Nonfiction > Lionel Strachey, et al., eds. > The World’s Wit and Humor > Greek, Roman & Oriental
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The World’s Wit and Humor: An Encyclopedia in 15 Volumes.  1906.
Vol. XV: Greek—Roman—Oriental
 
Obtrusive Company on the Sacred Way
By Horace (65–8 B.C.)
 
From “Satires,” translated by John Conington

ALONG the Sacred Road I strolled one day,
Deep in some bagatelle (you know my way),
When up comes one whose name I scarcely knew:
“Ah, dearest of dear fellows, how d’ye do?”
He grasped my hand: “Well, thanks; the same to you.”        5
Then, as he still kept walking by my side,
To cut things short, “You’ve no commands?” I cried.
“Nay, you should know me; I’m a man of lore.”
“Sir, I’m your humble servant all the more.”
All in a fret to make him let me go,        10
I now walk fast, now loiter and walk slow,
Now whisper to my servant, while the sweat
Ran down so fast my very feet were wet.
“Oh, had I but a temper worth the name,
Like yours, Bolanus!” inly I exclaim,        15
While he keeps running on at a hand-trot
About the town, the streets, I know not what.
Finding I made no answer, “Ah, I see
You’re at a strait to rid yourself of me;
But ’tis no use; I’m a tenacious friend,        20
And mean to hold you till your journey’s end.”
“No need to take you such a round; I go
To visit an acquaintance you don’t know.
Poor man, he’s ailing at his lodging, far
Beyond the bridge, where Cæsar’s gardens are.”        25
“Oh, never mind; I’ve nothing else to do,
And want a walk, so I’ll step on with you.”
  Down go my ears in donkey-fashion, straight;
You’ve seen them do it, when their load’s too great.
“If I mistake not,” he begins, “you’ll find        30
Viscus not more, nor Varius, to your mind;
There’s not a man can turn a verse so soon,
Or dance so nimbly when he hears a tune;
While, as for singing—ah, my forte is there;
Tigellius’ self might envy me, I’ll swear.”        35
  He paused for breath. I falteringly strike in:
“Have you a mother? Have you kith or kin
To whom your life is precious?” “Not a soul;
My line’s extinct; I have interred the whole.”
Oh, happy they! (so into thought I fell)        40
After life’s endless babble they sleep well.
My turn is next: despatch me, for the weird
Has come to pass which I so long have feared,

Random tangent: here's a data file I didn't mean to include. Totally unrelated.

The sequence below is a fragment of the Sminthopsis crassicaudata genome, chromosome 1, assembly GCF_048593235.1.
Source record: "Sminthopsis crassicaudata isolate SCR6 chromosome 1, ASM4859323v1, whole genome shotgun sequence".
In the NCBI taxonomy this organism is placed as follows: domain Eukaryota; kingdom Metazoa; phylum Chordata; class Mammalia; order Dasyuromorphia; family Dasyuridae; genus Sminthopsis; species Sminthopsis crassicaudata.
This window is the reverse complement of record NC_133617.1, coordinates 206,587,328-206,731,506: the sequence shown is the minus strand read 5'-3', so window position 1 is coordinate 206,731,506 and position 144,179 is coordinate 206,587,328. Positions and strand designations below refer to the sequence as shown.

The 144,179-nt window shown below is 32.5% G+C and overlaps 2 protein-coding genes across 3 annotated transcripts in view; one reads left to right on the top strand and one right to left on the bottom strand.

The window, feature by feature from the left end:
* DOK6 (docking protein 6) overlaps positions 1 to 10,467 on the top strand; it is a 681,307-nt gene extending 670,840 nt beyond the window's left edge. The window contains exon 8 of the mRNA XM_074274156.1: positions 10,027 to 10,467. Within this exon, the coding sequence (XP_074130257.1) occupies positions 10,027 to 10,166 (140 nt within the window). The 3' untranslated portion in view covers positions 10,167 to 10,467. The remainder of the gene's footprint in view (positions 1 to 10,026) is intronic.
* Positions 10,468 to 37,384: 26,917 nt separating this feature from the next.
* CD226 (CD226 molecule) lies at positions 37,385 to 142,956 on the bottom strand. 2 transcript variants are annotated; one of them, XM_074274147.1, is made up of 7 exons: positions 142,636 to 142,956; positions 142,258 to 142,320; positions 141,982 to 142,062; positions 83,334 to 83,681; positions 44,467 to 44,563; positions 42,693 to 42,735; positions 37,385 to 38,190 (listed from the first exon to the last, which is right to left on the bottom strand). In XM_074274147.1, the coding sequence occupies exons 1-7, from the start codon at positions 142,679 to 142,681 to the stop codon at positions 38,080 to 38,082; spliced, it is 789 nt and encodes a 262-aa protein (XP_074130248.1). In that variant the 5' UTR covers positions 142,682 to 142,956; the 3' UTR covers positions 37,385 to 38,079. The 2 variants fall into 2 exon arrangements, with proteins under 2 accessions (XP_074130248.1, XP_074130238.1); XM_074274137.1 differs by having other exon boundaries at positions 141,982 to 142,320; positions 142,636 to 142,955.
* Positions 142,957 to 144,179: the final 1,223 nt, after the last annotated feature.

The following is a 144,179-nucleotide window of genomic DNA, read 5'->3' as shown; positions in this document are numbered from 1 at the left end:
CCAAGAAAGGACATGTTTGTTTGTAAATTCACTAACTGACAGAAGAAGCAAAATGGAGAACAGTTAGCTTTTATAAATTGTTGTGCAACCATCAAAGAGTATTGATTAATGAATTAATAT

The fatal weird a Sabine beldame sung
All in my nursery days, when life was young:        45
“No sword nor poison e’er shall take him off,
Nor gout, nor pleurisy, nor racking cough;
A babbling tongue shall kill him; let him fly
All talkers, as he wishes not to die.”
  We got to Vesta’s temple, and the sun        50
Told us a quarter of the day was done.
It chanced he had a suit, and was bound fast
Either to make appearance or be cast.
“Step here a moment, if you love me.” “Nay,
I know no law; ’twould hurt my health to stay.        55
And then, my call.” “I’m doubting what to do,
Whether to give my lawsuit up, or you.”
“Me, pray!” “I will not.” On he strides again.
I follow, unresisting, in his train.
  “How stand you with Mæcenas?” he began;        60
“He picks his friends with care—a shrewd, wise man.
In fact, I take it, one could hardly name
A head so cool in life’s exciting game.
’Twould be a good deed done, if you could throw
Your servant in his way; I mean, you know.        65
Just to play second. In a month, I’ll swear,
You’d make an end of every rival there.”
“Oh, you mistake; we don’t live there in league;
I know no house more sacred from intrigue;
I’m never distanced in my friend’s good grace        70
By wealth or talent; each man finds his place.”
“A miracle! If ’twere not told by you,
I scarce should credit it.” “And yet ’tis true.”
“Ah, well, you double my desire to rise
To special favor with a man so wise.”        75
“You’ve but to wish it; ’twill be your own fault,
If, with your nerve, you win not by assault.
He can be won; that puts him on his guard,
And so the first approach is always hard.”
“No fear of me, sir. A judicious bribe        80
Will work a wonder with the menial tribe.
Say I’m refused admittance for to-day,
I’ll watch my time; I’ll meet him in the way,
Escort him, dog him. In this world of ours
The path to what we want ne’er runs on flowers.”        85
  ’Mid all this prating met me, as it fell,
Aristius, my good friend, who knew him well.
We stop. Inquiries and replies go round:
“Where do you hail from?” “Whither are you bound?”
There as he stood, impassive like a clod,        90
I pull at his limp arms, frown, wink, and nod,
To urge him to release me. With a smile
He feigns stupidity. I burn with bile.
“Something there was you said you wished to tell
To me in private.” “Aye, I mind it well;        95
But not just now. ’Tis a Jews’ fast to-day:
Affront a sect so touchy? Nay, friend, nay!”
“Faith, I’ve no scruples.” “Ah, but I’ve a few!
I’m weak, you know, and do as others do.
Some other time—excuse me.” Wretched me,        100
That ever man so black a sun should see!
Off goes the rogue, and leaves me in despair,
Tied to the altar, with the knife in air,
When, by rare chance, the plaintiff in the suit
Knocks up against us: “Whither now, you brute?”        105
He roars like thunder. Then to me: “You’ll stand
My witness, sir?” “My ear’s at your command.”
Off to the court he drags him; shouts succeed;
A mob collects—thank Phœbus, I am freed!
 
 
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